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Building a Balanced Vegetarian Kidney Diet
Can a kidney diet also be a vegetarian diet? It’s estimated that about 5% of people on dialysis are vegetarians. Some of the reasons for following a vegetarian diet include religious, cultural, social and personal beliefs. Others adapt a meat-free diet because of taste changes due to uremia as a result of chronic kidney disease (CKD). Vegetarians generally avoid all animal products including eggs, beef, pork, poultry, fish and seafood.
Limiting high protein foods may help slow the progression of CKD. Diets rich in red and processed meat are linked to higher rates of heart disease, cancer and death. Vegan and vegetarian diets are becoming more popular. This makes it easier for people to accept and follow protein-restricted vegetarian diets.
Wondering about how safe it is to follow a vegetarian diet? The Academy of Nutrition and Dietetics consider vegetarian diets to be safe, provided that low levels of vitamins and minerals like iron, vitamin B12, and vitamin D are corrected by supplements.
Some kidney patients may require protein and calorie supplements depending on lab results for albumin and presence of inflammation. Diet recommendations differ for patients with CKD stage 2 to 4 compared to stage 5. The protein recommendation is 0.6 to 0.8 g/kg/day for patients with CKD stage 3 and 4. Vegetarian diets usually contain between 0.6 and 0.8 g/kg/day of vegetable proteins and may be less damaging to kidneys. CKD stage 5 patients on dialysis need a higher amount of protein: 1.0 to 1.2 g/kg/day due to protein loss during dialysis. Patients on dialysis may require nutrition drinks or bars to help meet their nutrition needs.
Balancing phosphorus can be a challenge when choosing a vegetarian eating plan. Extra phosphate binders, if prescribed, may be required in order to include whole grains, beans and nuts. Also, for those on dialysis it is important that adequate dialysis is prescribed in order to control waste build-up in the blood.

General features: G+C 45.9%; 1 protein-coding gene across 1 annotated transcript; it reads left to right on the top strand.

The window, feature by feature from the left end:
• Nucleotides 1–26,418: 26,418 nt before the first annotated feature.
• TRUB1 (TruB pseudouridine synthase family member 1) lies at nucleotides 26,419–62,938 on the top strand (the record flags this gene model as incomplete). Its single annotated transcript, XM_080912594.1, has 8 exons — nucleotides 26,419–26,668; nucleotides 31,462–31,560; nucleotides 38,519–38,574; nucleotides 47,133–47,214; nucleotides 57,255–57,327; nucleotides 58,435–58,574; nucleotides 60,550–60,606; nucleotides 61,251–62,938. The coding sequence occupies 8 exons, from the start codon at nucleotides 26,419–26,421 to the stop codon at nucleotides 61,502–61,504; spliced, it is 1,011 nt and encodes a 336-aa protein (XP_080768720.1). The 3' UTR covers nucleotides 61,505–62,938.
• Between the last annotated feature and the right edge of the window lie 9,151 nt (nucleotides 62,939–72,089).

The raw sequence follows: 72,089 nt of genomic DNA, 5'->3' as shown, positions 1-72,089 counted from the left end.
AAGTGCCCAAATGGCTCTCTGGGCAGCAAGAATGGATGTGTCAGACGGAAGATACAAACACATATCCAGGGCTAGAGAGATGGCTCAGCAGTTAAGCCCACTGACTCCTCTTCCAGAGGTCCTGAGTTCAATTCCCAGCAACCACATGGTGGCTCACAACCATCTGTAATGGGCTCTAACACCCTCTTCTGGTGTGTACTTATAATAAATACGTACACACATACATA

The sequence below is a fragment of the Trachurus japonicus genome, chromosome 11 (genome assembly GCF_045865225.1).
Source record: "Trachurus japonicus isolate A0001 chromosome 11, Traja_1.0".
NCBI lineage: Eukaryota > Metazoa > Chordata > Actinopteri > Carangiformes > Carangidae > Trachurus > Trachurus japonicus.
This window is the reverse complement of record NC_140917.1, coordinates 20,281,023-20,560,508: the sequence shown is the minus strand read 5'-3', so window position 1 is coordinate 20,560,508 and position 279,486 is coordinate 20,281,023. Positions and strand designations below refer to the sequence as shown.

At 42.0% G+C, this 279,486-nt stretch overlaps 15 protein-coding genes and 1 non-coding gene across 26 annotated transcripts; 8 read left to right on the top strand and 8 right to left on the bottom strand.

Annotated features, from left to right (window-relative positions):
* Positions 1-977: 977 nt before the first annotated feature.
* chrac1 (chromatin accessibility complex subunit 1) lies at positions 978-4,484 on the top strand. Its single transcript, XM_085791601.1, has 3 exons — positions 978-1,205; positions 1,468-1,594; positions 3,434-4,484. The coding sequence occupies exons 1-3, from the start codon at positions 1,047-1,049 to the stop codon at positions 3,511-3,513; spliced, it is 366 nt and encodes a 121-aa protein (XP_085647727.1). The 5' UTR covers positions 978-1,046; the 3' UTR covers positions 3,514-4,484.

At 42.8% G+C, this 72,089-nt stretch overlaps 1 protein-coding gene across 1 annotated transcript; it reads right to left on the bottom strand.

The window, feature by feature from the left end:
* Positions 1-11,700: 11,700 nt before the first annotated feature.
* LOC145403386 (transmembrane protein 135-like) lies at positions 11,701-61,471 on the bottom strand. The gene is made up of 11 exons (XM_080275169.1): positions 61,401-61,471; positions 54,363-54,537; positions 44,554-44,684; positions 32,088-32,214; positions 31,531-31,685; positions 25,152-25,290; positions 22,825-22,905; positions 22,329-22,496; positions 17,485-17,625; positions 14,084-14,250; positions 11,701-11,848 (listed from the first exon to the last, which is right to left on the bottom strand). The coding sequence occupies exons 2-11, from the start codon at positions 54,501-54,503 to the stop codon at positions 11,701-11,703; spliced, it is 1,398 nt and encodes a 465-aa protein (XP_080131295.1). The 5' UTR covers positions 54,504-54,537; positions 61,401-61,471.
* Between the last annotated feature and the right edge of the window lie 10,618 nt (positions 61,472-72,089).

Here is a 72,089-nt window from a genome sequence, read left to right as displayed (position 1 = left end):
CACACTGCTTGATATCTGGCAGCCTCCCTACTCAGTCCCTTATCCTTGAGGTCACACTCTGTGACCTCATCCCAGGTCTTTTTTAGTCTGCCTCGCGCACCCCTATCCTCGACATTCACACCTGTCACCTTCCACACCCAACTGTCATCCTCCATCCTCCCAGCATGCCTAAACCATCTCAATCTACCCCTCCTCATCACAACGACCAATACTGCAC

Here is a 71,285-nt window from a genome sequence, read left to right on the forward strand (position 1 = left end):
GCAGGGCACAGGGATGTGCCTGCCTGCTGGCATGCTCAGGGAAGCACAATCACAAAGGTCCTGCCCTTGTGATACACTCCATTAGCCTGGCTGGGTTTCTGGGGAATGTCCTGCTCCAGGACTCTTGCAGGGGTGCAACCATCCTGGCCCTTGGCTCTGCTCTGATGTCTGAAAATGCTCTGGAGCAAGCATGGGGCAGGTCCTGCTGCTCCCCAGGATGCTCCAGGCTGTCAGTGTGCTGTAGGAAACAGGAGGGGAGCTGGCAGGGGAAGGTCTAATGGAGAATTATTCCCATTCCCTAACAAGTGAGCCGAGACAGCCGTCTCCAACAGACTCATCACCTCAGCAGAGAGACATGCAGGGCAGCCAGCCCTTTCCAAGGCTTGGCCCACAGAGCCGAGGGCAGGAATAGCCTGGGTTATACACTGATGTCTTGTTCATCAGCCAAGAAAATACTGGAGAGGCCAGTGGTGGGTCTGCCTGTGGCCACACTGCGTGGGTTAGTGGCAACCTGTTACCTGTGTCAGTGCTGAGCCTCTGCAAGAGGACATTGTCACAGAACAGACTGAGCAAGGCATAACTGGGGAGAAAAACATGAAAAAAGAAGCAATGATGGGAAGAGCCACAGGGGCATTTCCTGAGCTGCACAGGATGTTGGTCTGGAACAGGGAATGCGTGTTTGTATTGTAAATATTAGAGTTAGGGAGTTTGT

Very little is known about the toxic effect of phosphorus food additives, preserving agents or taste enhancers in ready to eat and processed foods. Phosphorus is usually not included on the nutrition label but is included in the ingredient list. It is recommended to avoid foods with ingredients that include “phos” in the name. This is because 90 to 100% of phosphorus from the inorganic phosphorus (additives) is absorbed quickly and easily and therefore should be avoided. According to some studies by Kalantar et al., only about 50% of organic sources of phosphorus (beans and nuts as their protein source) are absorbed by the gastrointestinal tract. Because humans do not completely digest these foods, the amount of phosphorus absorbed from grains, beans and peas, and nuts is relatively low. Looking only at the milligrams of phosphorus in foods is no longer the best way to create a kidney-friendly diet.
Recent studies highlighted the concerns about phosphate additives and warned about sodium and potassium content. It is especially important for vegetarians as most textured protein foods are preserved and have high sodium content. It is important to read nutrition labels for sodium content. Sodium and potassium should be limited to 2000 mg/day for most patients on hemodialysis.
If you are interested in starting a vegan or vegetarian diet, or if you are already following one, your dietitian can help. They can help determine your nutrient needs, and if your current intake is adequate. They can help adapt your eating plan for different stages of CKD to be sure you build a balanced vegetarian diet.
Try one of these kidney-friendly vegetarian dishes from DaVita.
Reference: Kalantar–Zadeh et al; Understanding Sources of Dietary Phosphorus in the Treatment of Patients with Chronic Kidney Disease. Clin J Am Soc Nephrol 5: 519-530, 2010.